[Susan notes: The letters make good corrections on what the Times people thought was the moral of the story.]
Published in New York Times
Re Ă˘€ś4,100 Massachusetts Students Prove Small IsnĂ˘€™t Always BetterĂ˘€ť (front page, Sept. 28):
There are so many great lessons in the story of Brockton High SchoolĂ˘€™s remarkable turnaround that it seems wrong to highlight just the one about a large school succeeding for once. For me the lesson that resonates most is about teachers taking the lead in reform and voluntarily giving up their Saturdays to plan it.
But I also applaud the schoolwide emphasis on reading and writing, the positive approach to getting reluctant teachers involved, the cooperation between the school and the local teachers union, and all the changes that encourage students to be proud of their school and themselves.
Education leaders and critics nationwide should take note that large-scale teacher firings, narrowing of the school curriculum, harsh demands on students and merit pay were not a part of the Brockton plan.
Perhaps even President Obama and Secretary of Education Arne Duncan can learn from Brockton teachers what it takes to get real school reform.
Portland, Ore., Sept. 28, 2010
The writer is a former teacher, principal and district superintendent who now teaches part time at Portland State University.
To the Editor:
The story of how teachers turned around the failing Brockton High School in Massachusetts is inspiring and of considerable value for those looking for ways to improve struggling schools.
It is misguided, however, for this story to be construed as being about Ă˘€śsmaller isnĂ˘€™t better.Ă˘€ť No controlled experiment was conducted comparing small and large schools.
Rather, this is a single case of a school where the staff took remarkable initiative and improved student performance by dint of sheer will, creativity and commitment.
If a short person worked extra hard and became a successful high jumper, we could conclude that short people can succeed, but not that Ă˘€śtaller isnĂ˘€™t better.Ă˘€ť
Berkeley, Calif., Sept. 28, 2010
The writer is an associate professor at the Goldman School of Public Policy at the University of California, Berkeley.
To the Editor:
At last, an article about a large urban public school with a predominantly minority population that achieves success. As a retired New York City school administrator, I am tired of the constant spate of stories focusing on small charter schools with limited impact on the overall student population.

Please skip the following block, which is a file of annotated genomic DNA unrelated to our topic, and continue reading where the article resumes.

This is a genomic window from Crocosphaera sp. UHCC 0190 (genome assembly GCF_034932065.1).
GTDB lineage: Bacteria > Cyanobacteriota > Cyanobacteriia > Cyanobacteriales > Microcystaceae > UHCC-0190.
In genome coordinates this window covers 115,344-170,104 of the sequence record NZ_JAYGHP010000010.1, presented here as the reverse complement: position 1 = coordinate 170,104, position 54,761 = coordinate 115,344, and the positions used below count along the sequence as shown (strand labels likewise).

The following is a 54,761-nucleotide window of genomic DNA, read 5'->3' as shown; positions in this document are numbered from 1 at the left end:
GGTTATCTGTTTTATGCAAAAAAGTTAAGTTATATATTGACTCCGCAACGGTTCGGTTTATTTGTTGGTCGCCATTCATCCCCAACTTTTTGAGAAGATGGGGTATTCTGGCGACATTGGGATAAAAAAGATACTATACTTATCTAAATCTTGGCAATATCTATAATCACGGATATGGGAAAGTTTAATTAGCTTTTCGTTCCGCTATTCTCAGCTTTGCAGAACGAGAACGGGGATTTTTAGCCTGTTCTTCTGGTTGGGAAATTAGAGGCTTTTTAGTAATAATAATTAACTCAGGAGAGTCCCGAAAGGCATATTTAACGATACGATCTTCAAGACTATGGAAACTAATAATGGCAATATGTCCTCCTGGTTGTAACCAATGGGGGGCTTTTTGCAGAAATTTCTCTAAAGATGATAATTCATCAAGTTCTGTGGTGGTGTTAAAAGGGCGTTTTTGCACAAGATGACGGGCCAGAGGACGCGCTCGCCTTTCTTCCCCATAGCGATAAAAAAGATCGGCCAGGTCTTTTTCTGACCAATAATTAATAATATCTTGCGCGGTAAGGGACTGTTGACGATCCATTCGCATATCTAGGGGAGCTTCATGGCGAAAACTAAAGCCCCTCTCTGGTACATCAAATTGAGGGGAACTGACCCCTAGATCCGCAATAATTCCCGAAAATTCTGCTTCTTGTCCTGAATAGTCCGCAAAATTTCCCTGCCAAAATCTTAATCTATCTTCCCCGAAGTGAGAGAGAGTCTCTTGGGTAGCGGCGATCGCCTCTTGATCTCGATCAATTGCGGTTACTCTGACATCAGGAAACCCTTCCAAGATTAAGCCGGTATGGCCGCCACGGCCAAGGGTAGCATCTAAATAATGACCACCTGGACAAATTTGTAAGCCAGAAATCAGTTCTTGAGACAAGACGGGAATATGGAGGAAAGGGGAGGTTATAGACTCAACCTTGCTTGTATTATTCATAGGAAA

And Brockton High SchoolĂ˘€™s success was achieved not by discarding struggling teachers but instead by providing them with the instructional leadership and support they need and want.
Kudos to the principal and staff of Brockton for understanding that good teachers are made, not born.
Spring Lake, N.J., Sept. 28, 2010
To the Editor:
What makes for a successful urban secondary school? In a recent study I co-wrote, conducted by Philadelphia Citizens for Children and Youth, we found that size or type of urban secondary school organization Ă˘€” public, charter, privately run Ă˘€” didnĂ˘€™t really matter for success.
What mattered was whether four factors that support student learning, professional growth and high expectations were in place in a school: a positive school culture; motivational, academic and emotional support systems; efficient use of (or increased amounts of) time; and focused, rigorous, relevant, authentic and flexible instructional programs.
We believe that the key to successful urban secondary schools is to strengthen these four factors and to provide a problem-solving culture, adequate financial resources, leadership and district support.
Philadelphia, Sept. 28, 2010
The writer is an educational consultant and former professor of education at Temple University.
To the Editor:
I graduated from Brockton High School 30 years ago. It didnĂ˘€™t surprise me one bit to read how Susan Szachowicz led the charge to turn the school around. Her enthusiasm for students and learning has never faltered. She inspired me to believe in myself and have confidence in what I could achieve both in the classroom and beyond.
She and the other teachers in the school should be commended for caring and making a difference in so many lives, including mine.
Mendham, N.J., Sept. 28, 2010